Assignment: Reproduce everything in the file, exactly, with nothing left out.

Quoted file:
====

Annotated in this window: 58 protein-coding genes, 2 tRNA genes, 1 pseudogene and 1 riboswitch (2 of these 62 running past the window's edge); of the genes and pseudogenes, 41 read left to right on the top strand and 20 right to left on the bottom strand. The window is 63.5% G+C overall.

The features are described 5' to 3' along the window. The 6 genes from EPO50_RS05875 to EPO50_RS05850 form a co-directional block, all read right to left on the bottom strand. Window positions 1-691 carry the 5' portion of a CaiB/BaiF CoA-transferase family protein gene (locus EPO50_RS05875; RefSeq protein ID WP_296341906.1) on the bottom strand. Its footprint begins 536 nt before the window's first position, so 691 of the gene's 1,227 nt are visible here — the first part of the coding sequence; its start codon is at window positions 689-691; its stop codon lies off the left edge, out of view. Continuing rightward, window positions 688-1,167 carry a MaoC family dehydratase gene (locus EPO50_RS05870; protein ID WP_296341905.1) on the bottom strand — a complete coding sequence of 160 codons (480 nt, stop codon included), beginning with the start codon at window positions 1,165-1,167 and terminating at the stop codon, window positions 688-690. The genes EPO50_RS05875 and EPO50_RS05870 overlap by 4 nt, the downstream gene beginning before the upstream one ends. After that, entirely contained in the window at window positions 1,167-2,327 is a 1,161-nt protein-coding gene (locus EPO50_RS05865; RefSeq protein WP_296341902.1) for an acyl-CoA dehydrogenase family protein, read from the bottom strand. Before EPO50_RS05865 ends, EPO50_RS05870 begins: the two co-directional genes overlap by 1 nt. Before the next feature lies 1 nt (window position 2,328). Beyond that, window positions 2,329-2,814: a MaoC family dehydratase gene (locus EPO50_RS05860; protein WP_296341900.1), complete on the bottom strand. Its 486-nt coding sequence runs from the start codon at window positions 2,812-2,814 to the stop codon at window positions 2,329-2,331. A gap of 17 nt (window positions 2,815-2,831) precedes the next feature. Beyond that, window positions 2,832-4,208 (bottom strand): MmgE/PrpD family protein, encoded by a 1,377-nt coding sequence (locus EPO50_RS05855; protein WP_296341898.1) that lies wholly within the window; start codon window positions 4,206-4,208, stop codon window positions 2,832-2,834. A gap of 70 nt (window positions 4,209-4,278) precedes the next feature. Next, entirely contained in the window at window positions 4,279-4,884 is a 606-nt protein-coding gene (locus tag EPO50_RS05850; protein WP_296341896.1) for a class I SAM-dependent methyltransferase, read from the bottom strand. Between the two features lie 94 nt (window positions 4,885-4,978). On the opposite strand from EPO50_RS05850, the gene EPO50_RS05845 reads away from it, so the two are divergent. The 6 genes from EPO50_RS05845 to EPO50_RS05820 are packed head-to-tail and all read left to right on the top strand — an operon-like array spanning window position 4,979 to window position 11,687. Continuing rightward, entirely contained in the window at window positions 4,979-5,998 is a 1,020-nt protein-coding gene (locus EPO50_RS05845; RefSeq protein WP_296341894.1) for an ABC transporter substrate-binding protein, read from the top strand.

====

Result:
Annotated in this window: 58 protein-coding genes, 2 tRNA genes, 1 pseudogene and 1 riboswitch (2 of these 62 running past the window's edge); of the genes and pseudogenes, 41 read left to right on the top strand and 20 right to left on the bottom strand. The window is 63.5% G+C overall.

The features are described 5' to 3' along the window. The 6 genes from EPO50_RS05875 to EPO50_RS05850 form a co-directional block, all read right to left on the bottom strand. Window positions 1-691 carry the 5' portion of a CaiB/BaiF CoA-transferase family protein gene (locus EPO50_RS05875; RefSeq protein ID WP_296341906.1) on the bottom strand. Its footprint begins 536 nt before the window's first position, so 691 of the gene's 1,227 nt are visible here — the first part of the coding sequence; its start codon is at window positions 689-691; its stop codon lies off the left edge, out of view. Continuing rightward, window positions 688-1,167 carry a MaoC family dehydratase gene (locus EPO50_RS05870; protein ID WP_296341905.1) on the bottom strand — a complete coding sequence of 160 codons (480 nt, stop codon included), beginning with the start codon at window positions 1,165-1,167 and terminating at the stop codon, window positions 688-690. The genes EPO50_RS05875 and EPO50_RS05870 overlap by 4 nt, the downstream gene beginning before the upstream one ends. After that, entirely contained in the window at window positions 1,167-2,327 is a 1,161-nt protein-coding gene (locus EPO50_RS05865; RefSeq protein WP_296341902.1) for an acyl-CoA dehydrogenase family protein, read from the bottom strand. Before EPO50_RS05865 ends, EPO50_RS05870 begins: the two co-directional genes overlap by 1 nt. Before the next feature lies 1 nt (window position 2,328). Beyond that, window positions 2,329-2,814: a MaoC family dehydratase gene (locus EPO50_RS05860; protein WP_296341900.1), complete on the bottom strand. Its 486-nt coding sequence runs from the start codon at window positions 2,812-2,814 to the stop codon at window positions 2,329-2,331. A gap of 17 nt (window positions 2,815-2,831) precedes the next feature. Beyond that, window positions 2,832-4,208 (bottom strand): MmgE/PrpD family protein, encoded by a 1,377-nt coding sequence (locus EPO50_RS05855; protein WP_296341898.1) that lies wholly within the window; start codon window positions 4,206-4,208, stop codon window positions 2,832-2,834. A gap of 70 nt (window positions 4,209-4,278) precedes the next feature. Next, entirely contained in the window at window positions 4,279-4,884 is a 606-nt protein-coding gene (locus tag EPO50_RS05850; protein WP_296341896.1) for a class I SAM-dependent methyltransferase, read from the bottom strand. Between the two features lie 94 nt (window positions 4,885-4,978). On the opposite strand from EPO50_RS05850, the gene EPO50_RS05845 reads away from it, so the two are divergent. The 6 genes from EPO50_RS05845 to EPO50_RS05820 are packed head-to-tail and all read left to right on the top strand — an operon-like array spanning window position 4,979 to window position 11,687. Continuing rightward, entirely contained in the window at window positions 4,979-5,998 is a 1,020-nt protein-coding gene (locus EPO50_RS05845; RefSeq protein WP_296341894.1) for an ABC transporter substrate-binding protein, read from the top strand.